History Files


European Kingdoms

Celtic Tribes




MapBigerriones (Gauls)

FeatureIn general terms, the Romans coined the name 'Gaul' to describe the Celtic tribes of what is now central, northern and eastern France. The Gauls were divided from the Belgae to the north by the Marne and the Seine, and from the Aquitani to the south by the River Garonne. By the middle of the first century BC, the Bigerriones were a minor tribe that was located amongst the tribes of the Aquitani, on the northern side of the Pyrenees. They were neighboured by a swathe of Aquitani to the north and east who lay between them and the Celtic Boii, Biturices Vivisci, and Sotiates. To their west were the Celtic Oscidates.

Without the Latin suffix, the core of the tribal name is 'Biger' plus a plural or possibly also a possessive suffix '-ion' to denote a group. Who or what 'Biger' was is the problem, and one without a resolution so far. Taking a giant leap of faith, it may possibly be a contraction of 'bewa' (the verb 'to be') plus 'gerro' (meaning 'short'). Perhaps it was a nickname for a leader who was short in height?

The modern French region of Bigorre (a former medieval county) shows that the tribe's name survived, and that they must have remained settled in Aquitania following conquest by Rome. The tribe had their main settlements at Castrum Bigorra, modern Saint-Lézer, and Civitas Turba, modern Tarbes, although both may have been largely Roman creations. The tribe is mentioned only once, by Caesar in his Gallic Wars, before it disappears from history. Given its infiltration into the lands of the Aquitani, it was probably only a small tribe, one that had probably been created through the process of sub-dividing larger Celtic tribes, although which of the larger tribes was their starting place is unknown. The form of their name shows that they most definitely were not Basques, despite the claim of some online sources.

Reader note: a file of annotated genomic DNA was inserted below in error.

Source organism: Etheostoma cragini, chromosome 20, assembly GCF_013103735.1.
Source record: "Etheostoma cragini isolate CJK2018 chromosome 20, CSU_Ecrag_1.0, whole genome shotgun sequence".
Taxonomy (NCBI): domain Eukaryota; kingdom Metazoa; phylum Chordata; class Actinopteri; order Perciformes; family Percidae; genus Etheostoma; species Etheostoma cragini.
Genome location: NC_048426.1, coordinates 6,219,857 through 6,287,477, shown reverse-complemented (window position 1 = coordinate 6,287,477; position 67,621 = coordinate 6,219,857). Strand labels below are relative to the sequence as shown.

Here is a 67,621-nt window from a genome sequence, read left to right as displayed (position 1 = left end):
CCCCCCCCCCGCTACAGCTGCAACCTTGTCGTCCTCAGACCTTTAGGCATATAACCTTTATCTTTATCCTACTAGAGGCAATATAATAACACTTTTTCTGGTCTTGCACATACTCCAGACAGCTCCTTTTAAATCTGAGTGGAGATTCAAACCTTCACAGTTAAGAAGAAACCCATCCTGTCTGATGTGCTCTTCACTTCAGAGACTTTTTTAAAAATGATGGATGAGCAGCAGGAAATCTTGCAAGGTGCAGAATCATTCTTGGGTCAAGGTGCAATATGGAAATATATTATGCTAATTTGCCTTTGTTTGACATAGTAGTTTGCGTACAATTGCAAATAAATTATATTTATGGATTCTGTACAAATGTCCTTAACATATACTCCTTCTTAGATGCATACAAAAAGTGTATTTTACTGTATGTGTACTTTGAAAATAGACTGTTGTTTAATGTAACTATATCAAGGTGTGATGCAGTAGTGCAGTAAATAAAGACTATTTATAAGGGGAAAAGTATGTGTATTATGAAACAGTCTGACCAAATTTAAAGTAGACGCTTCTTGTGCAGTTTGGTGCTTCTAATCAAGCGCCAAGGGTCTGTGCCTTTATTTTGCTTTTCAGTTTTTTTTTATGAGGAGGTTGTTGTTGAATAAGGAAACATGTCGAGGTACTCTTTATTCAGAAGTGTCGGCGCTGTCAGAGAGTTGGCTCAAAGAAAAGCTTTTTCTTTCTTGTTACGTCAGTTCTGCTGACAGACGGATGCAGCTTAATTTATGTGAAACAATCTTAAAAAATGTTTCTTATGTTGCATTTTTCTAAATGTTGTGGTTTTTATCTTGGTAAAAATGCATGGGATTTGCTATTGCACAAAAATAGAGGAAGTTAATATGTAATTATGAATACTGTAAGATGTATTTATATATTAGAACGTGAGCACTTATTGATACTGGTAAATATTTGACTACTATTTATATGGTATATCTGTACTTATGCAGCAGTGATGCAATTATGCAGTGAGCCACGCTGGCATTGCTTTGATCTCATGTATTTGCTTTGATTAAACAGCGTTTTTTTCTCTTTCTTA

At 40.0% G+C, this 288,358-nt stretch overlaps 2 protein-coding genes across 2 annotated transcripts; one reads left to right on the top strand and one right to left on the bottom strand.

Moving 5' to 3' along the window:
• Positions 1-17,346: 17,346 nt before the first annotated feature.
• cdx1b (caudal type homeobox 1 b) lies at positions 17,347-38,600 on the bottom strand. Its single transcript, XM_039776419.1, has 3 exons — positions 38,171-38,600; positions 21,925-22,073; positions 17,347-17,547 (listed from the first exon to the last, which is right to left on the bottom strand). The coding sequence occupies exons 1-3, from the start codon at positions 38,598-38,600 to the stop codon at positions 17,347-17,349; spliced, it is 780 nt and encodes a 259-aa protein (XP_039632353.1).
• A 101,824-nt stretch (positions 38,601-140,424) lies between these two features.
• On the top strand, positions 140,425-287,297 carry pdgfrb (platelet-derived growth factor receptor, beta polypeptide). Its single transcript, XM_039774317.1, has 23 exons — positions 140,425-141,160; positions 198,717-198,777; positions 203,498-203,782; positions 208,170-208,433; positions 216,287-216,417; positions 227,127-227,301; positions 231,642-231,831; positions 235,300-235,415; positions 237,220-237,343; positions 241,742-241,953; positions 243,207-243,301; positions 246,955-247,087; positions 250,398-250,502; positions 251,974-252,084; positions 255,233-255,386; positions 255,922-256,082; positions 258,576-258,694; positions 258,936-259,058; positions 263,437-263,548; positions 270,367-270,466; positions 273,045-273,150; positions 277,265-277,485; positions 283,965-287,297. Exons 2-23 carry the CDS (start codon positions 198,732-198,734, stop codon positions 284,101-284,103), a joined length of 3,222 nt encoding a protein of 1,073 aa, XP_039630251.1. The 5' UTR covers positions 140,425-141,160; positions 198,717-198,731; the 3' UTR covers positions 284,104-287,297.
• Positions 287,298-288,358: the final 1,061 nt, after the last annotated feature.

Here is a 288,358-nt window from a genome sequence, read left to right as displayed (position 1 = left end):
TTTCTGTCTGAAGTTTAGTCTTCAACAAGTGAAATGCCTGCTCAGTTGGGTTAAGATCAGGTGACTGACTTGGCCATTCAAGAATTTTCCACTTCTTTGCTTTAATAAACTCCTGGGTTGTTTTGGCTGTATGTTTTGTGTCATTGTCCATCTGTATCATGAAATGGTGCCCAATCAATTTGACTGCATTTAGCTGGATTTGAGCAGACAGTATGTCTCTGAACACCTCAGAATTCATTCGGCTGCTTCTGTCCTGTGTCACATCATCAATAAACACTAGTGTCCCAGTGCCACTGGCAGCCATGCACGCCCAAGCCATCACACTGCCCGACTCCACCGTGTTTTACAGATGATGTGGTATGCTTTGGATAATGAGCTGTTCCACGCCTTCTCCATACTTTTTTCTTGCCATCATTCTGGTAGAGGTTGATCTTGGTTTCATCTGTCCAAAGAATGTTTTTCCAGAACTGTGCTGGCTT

(Information co-authored by Edward Dawson, and additional information from External Link: The Works of Julius Caesar: Gallic Wars.)

56 BC

When war flares up again in Gaul, triggered by Publius Licinius Crassus and the Seventh Legion in the territory of the Andes, Caesar has to turn back from his journey to Illyrium to handle the problem. Crassus is sent to Aquitania to subdue the tribes there and prevent an all-out war against stretched Roman troops. Subduing the Petrocorii along the way, he recruits auxiliaries from the Gaulish regions of Tolosa, Carcaso, and Narbo (which includes the tribes of the Bebryces, Sordones, and Volcae) before entering the territory of the Sotiates. That tribe has gathered together a large force which attacks the Romans in a drawn-out and vigorously-contested engagement. The Romans are only just victorious, having outlasted their hot-headed Celtic opponents in terms of stamina. The tribe's oppidum is besieged and they eventually surrender, despite an attempt by Adcantuannus to lead his personal retinue into a death or glory attack and other Celts undermining the siege towers (thanks to the presence of copper in the region these Celts and their Aquitani neighbours are expert miners).